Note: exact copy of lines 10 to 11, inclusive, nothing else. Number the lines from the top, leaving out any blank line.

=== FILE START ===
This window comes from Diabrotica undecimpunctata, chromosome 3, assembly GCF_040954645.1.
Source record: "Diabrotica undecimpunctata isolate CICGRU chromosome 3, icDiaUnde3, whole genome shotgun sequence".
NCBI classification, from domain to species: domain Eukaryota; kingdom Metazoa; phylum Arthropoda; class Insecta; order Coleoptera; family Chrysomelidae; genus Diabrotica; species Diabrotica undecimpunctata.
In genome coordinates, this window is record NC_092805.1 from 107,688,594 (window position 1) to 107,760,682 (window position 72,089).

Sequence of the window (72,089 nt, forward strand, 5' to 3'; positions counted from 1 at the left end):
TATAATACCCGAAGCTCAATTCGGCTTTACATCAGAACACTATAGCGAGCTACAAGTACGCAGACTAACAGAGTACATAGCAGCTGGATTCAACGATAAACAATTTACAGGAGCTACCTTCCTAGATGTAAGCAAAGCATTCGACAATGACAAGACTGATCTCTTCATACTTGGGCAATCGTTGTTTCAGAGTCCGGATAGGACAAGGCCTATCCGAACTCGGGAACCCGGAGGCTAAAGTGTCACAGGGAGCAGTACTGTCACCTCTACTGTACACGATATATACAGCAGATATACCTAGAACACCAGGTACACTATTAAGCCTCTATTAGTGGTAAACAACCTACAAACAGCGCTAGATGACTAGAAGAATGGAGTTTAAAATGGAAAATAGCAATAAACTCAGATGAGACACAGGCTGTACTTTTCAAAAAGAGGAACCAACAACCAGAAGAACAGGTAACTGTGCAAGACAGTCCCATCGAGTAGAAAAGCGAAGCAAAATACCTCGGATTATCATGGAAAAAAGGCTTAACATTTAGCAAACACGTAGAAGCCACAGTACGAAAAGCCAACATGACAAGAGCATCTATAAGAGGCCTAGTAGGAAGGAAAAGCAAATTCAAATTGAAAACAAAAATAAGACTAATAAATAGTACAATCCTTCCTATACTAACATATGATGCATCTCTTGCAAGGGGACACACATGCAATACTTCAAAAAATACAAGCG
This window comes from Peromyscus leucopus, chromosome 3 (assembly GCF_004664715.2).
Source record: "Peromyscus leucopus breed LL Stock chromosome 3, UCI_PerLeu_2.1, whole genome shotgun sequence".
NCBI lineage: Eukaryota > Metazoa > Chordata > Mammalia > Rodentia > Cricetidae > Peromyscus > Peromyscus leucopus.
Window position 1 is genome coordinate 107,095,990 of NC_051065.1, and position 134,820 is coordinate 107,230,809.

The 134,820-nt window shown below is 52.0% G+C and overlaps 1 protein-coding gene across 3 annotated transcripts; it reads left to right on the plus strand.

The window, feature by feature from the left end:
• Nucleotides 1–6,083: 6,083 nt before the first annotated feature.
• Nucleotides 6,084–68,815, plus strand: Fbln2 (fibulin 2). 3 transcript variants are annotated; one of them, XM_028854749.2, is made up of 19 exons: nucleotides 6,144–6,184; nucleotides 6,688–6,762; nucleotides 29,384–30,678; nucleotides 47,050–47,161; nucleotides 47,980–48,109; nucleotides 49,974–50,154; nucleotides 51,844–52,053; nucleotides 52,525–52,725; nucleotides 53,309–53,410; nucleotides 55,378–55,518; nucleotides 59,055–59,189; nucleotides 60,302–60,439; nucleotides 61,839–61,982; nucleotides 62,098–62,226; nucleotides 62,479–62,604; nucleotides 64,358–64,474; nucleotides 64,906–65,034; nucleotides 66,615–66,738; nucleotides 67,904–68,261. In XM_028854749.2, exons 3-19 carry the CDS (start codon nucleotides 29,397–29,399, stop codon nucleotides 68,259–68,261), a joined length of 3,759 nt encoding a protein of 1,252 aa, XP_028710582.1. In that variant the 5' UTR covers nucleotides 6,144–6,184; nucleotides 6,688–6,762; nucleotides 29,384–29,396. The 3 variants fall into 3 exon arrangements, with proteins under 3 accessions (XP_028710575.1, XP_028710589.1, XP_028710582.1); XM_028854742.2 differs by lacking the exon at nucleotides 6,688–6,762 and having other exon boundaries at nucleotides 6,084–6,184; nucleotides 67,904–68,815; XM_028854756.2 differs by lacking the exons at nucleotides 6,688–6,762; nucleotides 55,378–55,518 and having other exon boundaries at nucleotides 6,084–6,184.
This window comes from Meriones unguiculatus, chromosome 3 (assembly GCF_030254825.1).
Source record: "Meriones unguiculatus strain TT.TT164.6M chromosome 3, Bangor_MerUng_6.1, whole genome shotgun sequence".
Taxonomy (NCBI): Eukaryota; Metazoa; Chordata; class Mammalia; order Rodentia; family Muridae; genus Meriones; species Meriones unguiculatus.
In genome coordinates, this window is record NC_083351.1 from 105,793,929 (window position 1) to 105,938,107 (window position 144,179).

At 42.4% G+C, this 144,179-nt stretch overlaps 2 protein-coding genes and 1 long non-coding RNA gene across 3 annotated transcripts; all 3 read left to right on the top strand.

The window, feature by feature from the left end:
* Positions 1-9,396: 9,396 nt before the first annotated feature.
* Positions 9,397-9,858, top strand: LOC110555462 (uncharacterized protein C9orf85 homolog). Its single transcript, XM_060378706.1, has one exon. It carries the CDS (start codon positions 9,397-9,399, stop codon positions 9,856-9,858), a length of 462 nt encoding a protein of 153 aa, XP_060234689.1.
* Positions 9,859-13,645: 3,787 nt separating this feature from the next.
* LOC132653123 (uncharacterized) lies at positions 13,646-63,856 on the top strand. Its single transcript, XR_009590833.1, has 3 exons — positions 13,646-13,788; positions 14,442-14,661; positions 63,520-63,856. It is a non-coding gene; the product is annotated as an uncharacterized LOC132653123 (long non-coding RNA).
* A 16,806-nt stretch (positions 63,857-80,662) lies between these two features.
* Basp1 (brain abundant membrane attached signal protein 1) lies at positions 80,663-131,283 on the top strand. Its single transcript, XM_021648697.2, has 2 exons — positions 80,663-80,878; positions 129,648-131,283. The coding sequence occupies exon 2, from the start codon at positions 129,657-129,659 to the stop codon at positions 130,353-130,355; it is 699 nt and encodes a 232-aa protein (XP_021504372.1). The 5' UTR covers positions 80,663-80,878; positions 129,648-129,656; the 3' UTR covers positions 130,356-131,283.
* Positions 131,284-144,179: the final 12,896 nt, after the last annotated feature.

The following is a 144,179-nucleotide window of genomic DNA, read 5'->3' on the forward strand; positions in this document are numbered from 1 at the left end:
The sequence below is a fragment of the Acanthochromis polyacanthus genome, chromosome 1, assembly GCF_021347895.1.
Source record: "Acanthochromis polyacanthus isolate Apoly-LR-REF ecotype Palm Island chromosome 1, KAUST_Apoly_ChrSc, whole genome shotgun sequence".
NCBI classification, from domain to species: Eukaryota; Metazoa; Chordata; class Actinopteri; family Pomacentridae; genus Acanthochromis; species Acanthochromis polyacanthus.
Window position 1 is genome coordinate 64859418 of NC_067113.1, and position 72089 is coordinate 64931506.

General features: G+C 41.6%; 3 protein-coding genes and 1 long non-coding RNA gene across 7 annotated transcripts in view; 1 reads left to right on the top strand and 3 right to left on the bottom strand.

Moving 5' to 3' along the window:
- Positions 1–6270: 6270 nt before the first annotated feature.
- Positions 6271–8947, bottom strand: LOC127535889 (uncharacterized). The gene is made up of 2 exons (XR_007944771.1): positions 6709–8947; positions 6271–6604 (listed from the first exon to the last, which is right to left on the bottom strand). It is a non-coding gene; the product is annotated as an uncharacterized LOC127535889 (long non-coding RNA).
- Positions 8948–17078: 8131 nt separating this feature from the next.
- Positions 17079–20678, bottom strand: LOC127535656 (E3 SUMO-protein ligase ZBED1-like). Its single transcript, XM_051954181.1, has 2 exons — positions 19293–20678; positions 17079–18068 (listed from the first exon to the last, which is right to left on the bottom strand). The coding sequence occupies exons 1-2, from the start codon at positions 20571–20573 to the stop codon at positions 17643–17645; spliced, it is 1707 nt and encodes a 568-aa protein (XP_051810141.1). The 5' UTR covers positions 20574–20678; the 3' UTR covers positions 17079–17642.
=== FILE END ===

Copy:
Window position 1 is genome coordinate 107,095,990 of NC_051065.1, and position 134,820 is coordinate 107,230,809.

The 134,820-nt window shown below is 52.0% G+C and overlaps 1 protein-coding gene across 3 annotated transcripts; it reads left to right on the plus strand.